That is the view of former Williams driver Alex Wurz, who is the latest pundit to comment on the 'Multi-21' affair in the wake of the recent Malaysian grand prix.
Some, including 1997 world champion Jacques Villeneuve, said the affair and Red Bull's reaction shows it is "clear" Sebastian Vettel is the team's number 1.
On the issue of Australian Webber settling for the subordinate role, Austrian Wurz said: "He has a double digit million salary to help him deal with the pain.
"If he believes another team could serve him better, then he should say goodbye," Wurz told Spox. "But at the moment I think he will swallow the bitter pill.
"At the end of the day, he is on a team with which he can celebrate successes. If he is lucky and Vettel is not, maybe he could even win the title.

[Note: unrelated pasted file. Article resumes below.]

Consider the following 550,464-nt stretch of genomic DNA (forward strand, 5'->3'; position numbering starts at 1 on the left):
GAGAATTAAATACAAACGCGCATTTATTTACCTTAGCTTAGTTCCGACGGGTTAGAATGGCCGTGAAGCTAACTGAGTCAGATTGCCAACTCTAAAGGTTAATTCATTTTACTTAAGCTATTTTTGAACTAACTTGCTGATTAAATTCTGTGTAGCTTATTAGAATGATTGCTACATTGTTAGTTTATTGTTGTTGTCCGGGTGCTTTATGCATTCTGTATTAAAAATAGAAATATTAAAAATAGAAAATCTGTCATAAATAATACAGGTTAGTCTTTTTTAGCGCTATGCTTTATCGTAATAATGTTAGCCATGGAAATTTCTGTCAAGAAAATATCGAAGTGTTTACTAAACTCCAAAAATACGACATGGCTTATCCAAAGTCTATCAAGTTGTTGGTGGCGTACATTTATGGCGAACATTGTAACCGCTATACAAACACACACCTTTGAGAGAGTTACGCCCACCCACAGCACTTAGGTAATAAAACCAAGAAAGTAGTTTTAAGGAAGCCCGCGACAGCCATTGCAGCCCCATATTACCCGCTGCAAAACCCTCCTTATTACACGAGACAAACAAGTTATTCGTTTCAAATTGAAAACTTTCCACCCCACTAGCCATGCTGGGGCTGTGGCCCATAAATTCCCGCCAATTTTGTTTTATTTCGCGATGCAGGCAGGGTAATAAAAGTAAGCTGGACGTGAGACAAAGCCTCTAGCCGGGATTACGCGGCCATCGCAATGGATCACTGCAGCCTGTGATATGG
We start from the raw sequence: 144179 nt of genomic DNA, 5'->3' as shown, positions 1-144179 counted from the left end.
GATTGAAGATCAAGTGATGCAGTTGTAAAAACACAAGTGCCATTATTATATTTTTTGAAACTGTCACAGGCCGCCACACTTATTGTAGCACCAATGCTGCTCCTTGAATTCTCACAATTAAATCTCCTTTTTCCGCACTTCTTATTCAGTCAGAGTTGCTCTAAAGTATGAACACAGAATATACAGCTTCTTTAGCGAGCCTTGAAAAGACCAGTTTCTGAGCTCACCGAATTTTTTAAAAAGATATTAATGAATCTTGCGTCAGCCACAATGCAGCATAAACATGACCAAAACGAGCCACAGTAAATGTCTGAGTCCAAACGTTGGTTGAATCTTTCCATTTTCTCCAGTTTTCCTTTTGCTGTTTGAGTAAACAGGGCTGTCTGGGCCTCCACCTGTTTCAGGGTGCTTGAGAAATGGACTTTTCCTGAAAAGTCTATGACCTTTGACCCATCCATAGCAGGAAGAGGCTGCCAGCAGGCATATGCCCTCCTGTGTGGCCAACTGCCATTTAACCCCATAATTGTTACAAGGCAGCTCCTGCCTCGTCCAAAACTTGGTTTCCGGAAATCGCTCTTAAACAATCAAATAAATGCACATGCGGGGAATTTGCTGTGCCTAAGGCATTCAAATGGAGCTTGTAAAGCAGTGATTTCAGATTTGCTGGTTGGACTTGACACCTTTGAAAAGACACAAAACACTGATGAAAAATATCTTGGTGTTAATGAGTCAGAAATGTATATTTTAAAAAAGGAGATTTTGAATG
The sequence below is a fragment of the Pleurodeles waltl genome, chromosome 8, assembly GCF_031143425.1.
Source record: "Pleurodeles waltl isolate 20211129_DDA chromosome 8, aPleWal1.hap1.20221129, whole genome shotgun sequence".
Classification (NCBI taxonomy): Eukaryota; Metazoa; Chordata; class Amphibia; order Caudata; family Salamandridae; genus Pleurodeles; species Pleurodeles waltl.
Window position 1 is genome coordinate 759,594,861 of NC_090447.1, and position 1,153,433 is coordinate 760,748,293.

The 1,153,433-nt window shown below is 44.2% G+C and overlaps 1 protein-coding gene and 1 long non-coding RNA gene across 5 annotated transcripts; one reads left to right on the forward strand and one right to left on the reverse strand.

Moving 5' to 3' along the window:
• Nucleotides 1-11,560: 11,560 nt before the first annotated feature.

"Otherwise, he plays second fiddle, earns good money and is one of the stars of the show. Easy!" the 39-year-old insisted.
On the issue of number 1s, some saw the situation behind the warring Red Bulls in Malaysia as evidence Lewis Hamilton has arrived at Mercedes with clear favourite status.
"I think not," Wurz commented.
"For sure (Nico) Rosberg and his management will have been straight onto getting an explanation.
"(They will be asking) if a pecking order has been established. Or whether it was a spontaneous decision based on logic.
"Maybe (Ross) Brawn was not thinking about the friction and the misunderstanding that may arise."
Former Toyota driver Allan McNish, however, thinks Briton Hamilton's new status is obvious.
"Even though it's not official," he told the BBC, "there's definitely a strong focus on Hamilton being their main challenge for the championship.
"They've opened their arms to Hamilton and they've certainly got their arm round him quite well at the moment."